What’s Fueling the Rise of ESG Investing?

Investment firms, regulators use investor demand as a justification to advance ESG practices
By Emel Akan
Emel Akan
Emel Akan
reporter
Emel Akan writes about business and economics. Previously she worked in the financial sector as an investment banker at JPMorgan. She graduated with a master’s degree in business administration from Georgetown University.
November 15, 2022 Updated: November 17, 2022

News Analysis

Environmental, social, and corporate governance (ESG) investing has not only become a popular investment trend, but also a new front in the culture wars. Market predictions show that global ESG-mandated assets will reach $55 trillion in 2022 and close to $100 trillion in 2025.

But has the recent spike in ESG investing been driven by market demand or something else?

According to a survey (pdf) by Consumers’ Research, 76 percent of retail investors say that they use their investment income mainly to save for retirement or long-term financial stability and to supplement their income. Only 3 percent of retail investors use their investment income to promote sustainability, and only 2 percent use it to make social change.

Lawrence Cunningham, a corporate law professor at George Washington University, stated in a recent report that individual investors place less importance on climate change than institutional investors.

“It is well known that institutional investors vote for environmental shareholder proposals at about twice the rate of individual investors,” Cunningham wrote.

Advocates of ESG investing assert that they’re empowering investors to align their investments with their values. Jonathan Berry, partner at law firm Boyden Gray & Associates and a regulatory litigator, challenges that argument.

“It’s fair to call ESG investing an elite preference, not a majority sentiment,” he says.

Speaking at this year’s Federalist Society convention on Nov. 10, Berry said “the administrative state” is the reason why the ESG has gained so much momentum recently.

“The administrative state encodes elite preferences like ESG because it stands outside of our constitutional system of democratic accountability. This is the core problem with a delegation of legislative power to the executive branch,” he said during a panel discussion at the convention titled “Woke, Smoke, or Smart: Regulators Push for ESG.”

Even if there had been a red wave in the midterm elections, he asserted, it would have a limited impact on the Biden administration’s rule-making agenda. There’s a steady progression of rules that reflect the priorities of the elite, he added.

“In the ESG space, we see rules being justified by reference to shibboleths like climate-related financial risks and diversity.”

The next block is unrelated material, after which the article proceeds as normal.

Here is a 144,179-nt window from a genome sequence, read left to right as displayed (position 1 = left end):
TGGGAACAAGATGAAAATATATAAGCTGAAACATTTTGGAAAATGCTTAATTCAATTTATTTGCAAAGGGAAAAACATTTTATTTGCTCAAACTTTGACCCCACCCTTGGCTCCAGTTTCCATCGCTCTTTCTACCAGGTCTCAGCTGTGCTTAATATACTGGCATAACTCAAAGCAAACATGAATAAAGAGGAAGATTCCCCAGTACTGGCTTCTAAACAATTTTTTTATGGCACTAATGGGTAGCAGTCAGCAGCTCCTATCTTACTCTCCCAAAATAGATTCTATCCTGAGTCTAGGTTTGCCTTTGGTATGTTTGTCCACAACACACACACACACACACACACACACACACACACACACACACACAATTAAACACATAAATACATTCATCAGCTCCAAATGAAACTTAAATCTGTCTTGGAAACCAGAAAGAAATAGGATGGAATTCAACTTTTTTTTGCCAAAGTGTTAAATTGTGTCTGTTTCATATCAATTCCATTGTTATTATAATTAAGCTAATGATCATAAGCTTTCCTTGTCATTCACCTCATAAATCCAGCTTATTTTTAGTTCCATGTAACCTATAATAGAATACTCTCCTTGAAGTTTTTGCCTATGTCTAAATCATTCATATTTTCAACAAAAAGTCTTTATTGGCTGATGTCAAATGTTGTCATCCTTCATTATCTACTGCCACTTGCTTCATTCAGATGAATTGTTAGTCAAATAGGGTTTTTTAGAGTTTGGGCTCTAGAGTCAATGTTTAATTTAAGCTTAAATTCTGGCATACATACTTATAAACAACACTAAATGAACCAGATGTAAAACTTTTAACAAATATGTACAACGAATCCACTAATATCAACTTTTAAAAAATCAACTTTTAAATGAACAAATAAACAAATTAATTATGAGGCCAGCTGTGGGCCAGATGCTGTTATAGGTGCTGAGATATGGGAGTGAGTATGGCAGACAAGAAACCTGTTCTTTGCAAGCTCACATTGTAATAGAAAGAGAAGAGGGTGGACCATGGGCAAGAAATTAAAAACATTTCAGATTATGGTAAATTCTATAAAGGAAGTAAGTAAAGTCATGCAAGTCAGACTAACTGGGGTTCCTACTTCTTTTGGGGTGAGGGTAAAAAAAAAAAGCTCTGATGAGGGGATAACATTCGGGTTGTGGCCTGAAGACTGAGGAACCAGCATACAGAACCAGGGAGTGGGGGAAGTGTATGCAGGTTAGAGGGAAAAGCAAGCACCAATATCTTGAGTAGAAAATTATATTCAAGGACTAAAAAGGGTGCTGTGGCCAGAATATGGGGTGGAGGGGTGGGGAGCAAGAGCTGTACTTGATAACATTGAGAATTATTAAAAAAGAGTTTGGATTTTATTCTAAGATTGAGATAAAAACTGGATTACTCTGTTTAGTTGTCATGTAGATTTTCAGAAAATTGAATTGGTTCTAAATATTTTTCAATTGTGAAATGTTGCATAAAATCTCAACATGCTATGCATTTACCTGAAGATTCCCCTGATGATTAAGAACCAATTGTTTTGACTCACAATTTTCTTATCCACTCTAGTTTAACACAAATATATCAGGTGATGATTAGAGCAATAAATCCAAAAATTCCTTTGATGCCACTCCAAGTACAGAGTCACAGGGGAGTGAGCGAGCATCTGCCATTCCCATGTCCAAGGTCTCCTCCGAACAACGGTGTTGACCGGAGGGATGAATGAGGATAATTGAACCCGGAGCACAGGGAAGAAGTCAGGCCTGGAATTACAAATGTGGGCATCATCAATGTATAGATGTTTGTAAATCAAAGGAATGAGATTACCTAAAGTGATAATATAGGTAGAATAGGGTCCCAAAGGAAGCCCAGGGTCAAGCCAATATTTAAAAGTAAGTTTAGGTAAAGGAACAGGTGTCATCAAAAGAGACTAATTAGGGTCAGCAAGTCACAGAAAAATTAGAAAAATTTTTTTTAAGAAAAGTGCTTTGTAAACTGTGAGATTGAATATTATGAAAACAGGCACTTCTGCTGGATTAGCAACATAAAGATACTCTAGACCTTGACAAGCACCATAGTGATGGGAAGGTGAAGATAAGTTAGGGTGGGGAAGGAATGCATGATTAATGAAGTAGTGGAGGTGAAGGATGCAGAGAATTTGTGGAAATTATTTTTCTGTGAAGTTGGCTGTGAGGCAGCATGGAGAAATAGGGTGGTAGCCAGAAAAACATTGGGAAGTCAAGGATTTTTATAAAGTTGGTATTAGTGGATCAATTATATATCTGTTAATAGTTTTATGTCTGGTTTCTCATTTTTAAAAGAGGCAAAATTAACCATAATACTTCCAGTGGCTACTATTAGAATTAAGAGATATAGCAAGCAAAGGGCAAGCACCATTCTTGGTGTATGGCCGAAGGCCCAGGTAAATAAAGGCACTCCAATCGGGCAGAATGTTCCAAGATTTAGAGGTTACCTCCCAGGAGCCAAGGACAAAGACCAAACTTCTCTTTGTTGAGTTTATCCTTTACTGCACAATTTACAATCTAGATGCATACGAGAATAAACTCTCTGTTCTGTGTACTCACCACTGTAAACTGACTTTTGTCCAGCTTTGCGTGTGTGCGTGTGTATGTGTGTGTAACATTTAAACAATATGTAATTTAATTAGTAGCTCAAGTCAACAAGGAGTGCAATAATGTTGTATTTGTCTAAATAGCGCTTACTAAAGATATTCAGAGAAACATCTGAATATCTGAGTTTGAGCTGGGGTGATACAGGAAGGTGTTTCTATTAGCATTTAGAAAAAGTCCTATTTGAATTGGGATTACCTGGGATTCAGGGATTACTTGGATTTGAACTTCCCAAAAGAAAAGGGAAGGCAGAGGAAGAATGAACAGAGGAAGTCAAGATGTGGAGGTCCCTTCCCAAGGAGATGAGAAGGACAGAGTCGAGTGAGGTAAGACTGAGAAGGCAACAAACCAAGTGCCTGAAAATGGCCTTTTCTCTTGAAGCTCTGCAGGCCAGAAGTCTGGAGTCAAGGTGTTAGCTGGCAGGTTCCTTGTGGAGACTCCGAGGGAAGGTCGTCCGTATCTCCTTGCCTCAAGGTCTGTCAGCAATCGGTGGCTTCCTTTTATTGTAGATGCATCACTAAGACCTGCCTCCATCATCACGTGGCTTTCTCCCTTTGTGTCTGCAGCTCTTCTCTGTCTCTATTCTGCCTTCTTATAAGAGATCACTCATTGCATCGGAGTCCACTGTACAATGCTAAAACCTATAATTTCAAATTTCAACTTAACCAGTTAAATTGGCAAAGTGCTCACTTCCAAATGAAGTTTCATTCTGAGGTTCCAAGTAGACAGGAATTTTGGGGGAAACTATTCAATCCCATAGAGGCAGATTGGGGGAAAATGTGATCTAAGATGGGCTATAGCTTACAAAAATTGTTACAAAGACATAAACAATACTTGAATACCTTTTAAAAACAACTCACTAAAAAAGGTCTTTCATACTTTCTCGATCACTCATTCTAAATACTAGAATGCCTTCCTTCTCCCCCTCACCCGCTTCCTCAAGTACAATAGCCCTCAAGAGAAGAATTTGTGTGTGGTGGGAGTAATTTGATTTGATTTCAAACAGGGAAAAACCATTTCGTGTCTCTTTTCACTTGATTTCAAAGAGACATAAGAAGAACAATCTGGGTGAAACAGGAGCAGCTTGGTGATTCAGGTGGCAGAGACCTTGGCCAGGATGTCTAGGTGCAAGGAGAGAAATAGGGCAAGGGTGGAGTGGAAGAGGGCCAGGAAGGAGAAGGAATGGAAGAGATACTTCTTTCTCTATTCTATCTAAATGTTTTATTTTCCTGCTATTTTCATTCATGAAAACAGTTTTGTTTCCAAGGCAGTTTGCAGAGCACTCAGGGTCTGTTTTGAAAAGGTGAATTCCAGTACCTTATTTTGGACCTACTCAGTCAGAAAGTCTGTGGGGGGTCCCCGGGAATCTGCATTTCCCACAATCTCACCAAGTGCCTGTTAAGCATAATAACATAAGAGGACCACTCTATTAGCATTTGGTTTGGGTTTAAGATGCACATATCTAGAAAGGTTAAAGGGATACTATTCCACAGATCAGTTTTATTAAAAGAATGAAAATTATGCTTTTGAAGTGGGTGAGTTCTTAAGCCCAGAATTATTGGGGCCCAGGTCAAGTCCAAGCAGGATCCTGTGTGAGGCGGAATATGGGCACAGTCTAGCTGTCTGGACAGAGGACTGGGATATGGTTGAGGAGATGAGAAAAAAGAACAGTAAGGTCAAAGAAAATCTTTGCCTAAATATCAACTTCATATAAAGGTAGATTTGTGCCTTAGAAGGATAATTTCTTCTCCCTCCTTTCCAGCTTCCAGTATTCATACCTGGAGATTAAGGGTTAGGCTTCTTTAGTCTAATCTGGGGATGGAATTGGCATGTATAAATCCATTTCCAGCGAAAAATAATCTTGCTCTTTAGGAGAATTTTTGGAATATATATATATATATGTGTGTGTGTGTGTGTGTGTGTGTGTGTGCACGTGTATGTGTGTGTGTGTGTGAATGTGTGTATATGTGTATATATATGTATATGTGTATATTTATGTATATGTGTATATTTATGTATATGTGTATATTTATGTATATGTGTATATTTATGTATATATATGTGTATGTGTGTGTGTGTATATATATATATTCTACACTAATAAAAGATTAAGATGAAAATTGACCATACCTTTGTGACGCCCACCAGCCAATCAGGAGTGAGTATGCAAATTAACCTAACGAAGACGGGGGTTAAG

Meanwhile, regulators around the world continue to push for the adoption of ESG investing standards. And the Securities and Exchange Commission (SEC) has often used investor demand as a justification for requiring certain ESG disclosures from public firms.

But this investor demand isn’t coming from “mom and pop” investors, Berry says. It’s BlackRock, State Street, Vanguard, and many other large institutional investors and asset managers that speak on behalf of investors who have money invested with them.

Investors can only pick from the options presented to them by proxy advisors, such as Institutional Shareholder Services (ISS) and Glass Lewis. For example, shareholder proposals related to racial equity saw significant growth in the first half of this year.

In addition, even if individual investors retain the right to vote, their influence is dwarfed by institutional investors, according to Berry.

“ESG is a vehicle for ideological control of capital allocation,” he said.

Driving Value

While speaking at the panel, Dalia Blass, head of external affairs at Blackrock and former director of investment management division at the SEC, noted that there were a “tremendous amount of misperceptions” concerning ESG.

“We are capitalists, and we really believe in the power of the capital markets,” Blass said. “Anything that we have done, from our voting to our views on the transition to a low-carbon economy, we do that as a fiduciary with the goal of driving value returns to our clients.”

Blass cited workplace diversity as an example, and stated that studies have demonstrated a correlation between diversity and a company’s performance. She explained that as a long-term investor, BlackRock seeks diversity because it drives value.

Investor funds are “not captive money,” she noted. “Our investors, if they don’t like what we do, they can redeem their funds.”

Blass also mentioned how much good has been done by the investment management business. Index funds were launched in the mid-1970s. Only 5 percent of U.S. households were invested in the stock market in 1980. It’s now close to 50 percent, she said, thanks to index funds.

Recent studies found that the companies in the ESG portfolios had poor compliance record for both labor and environmental rules. In addition, they underperformed their non-ESG counterparts.

These and many other issues have raised concerns about the objective and value of ESG, as well as stakeholder capitalism in general.

Judge Andrew Oldham of the U.S. Court of Appeals for the Fifth Circuit, who moderated the panel discussion, said evaluating a company’s success 20 years ago was a simple math.

Now, with the stakeholder capitalism, companies are required to focus on the triple bottom line—people, planet, and profit—which makes accounting more complicated, he said.

Emel Akan
reporter
Emel Akan writes about business and economics. Previously she worked in the financial sector as an investment banker at JPMorgan. She graduated with a master’s degree in business administration from Georgetown University.